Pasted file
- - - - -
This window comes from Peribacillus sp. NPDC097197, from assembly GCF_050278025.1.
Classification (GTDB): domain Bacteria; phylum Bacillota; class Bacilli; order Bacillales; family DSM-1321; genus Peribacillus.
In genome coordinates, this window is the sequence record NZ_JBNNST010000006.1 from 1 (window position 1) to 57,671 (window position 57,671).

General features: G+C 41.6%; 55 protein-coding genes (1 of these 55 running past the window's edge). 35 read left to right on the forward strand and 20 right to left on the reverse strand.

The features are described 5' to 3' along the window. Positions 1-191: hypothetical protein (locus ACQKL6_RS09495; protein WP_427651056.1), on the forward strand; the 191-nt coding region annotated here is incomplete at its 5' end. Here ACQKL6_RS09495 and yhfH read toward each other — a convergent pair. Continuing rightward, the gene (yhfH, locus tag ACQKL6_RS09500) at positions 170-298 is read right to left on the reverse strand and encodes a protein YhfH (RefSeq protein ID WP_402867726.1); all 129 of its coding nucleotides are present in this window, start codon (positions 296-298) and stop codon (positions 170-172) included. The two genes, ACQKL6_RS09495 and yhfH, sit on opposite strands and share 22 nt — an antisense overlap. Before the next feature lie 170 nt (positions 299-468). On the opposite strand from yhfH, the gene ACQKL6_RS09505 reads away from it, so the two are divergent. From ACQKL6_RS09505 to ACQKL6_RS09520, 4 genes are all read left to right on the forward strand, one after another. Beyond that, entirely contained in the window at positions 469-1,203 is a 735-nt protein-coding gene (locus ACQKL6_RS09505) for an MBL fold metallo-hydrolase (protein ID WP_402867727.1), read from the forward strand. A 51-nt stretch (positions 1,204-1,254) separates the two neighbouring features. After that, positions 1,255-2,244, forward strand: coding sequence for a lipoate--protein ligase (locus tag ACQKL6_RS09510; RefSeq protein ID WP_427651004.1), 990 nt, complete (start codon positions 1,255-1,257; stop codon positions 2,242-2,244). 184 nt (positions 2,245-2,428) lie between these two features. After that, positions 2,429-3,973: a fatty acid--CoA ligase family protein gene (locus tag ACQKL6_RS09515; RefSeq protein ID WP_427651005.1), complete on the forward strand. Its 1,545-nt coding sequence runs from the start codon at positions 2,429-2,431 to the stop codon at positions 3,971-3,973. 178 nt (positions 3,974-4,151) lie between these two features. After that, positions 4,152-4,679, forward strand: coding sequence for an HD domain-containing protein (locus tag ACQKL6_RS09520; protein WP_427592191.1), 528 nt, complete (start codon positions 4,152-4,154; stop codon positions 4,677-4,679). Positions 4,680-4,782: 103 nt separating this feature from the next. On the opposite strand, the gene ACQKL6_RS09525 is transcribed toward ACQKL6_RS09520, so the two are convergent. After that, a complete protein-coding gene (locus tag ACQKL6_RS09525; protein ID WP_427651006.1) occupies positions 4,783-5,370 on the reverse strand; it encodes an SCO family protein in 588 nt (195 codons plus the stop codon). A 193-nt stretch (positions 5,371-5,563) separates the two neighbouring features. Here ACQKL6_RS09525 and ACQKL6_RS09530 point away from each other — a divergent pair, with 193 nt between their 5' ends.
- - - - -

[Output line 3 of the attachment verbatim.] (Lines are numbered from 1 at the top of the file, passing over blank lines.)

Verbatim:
In genome coordinates, this window is the sequence record NZ_JBNNST010000006.1 from 1 (window position 1) to 57,671 (window position 57,671).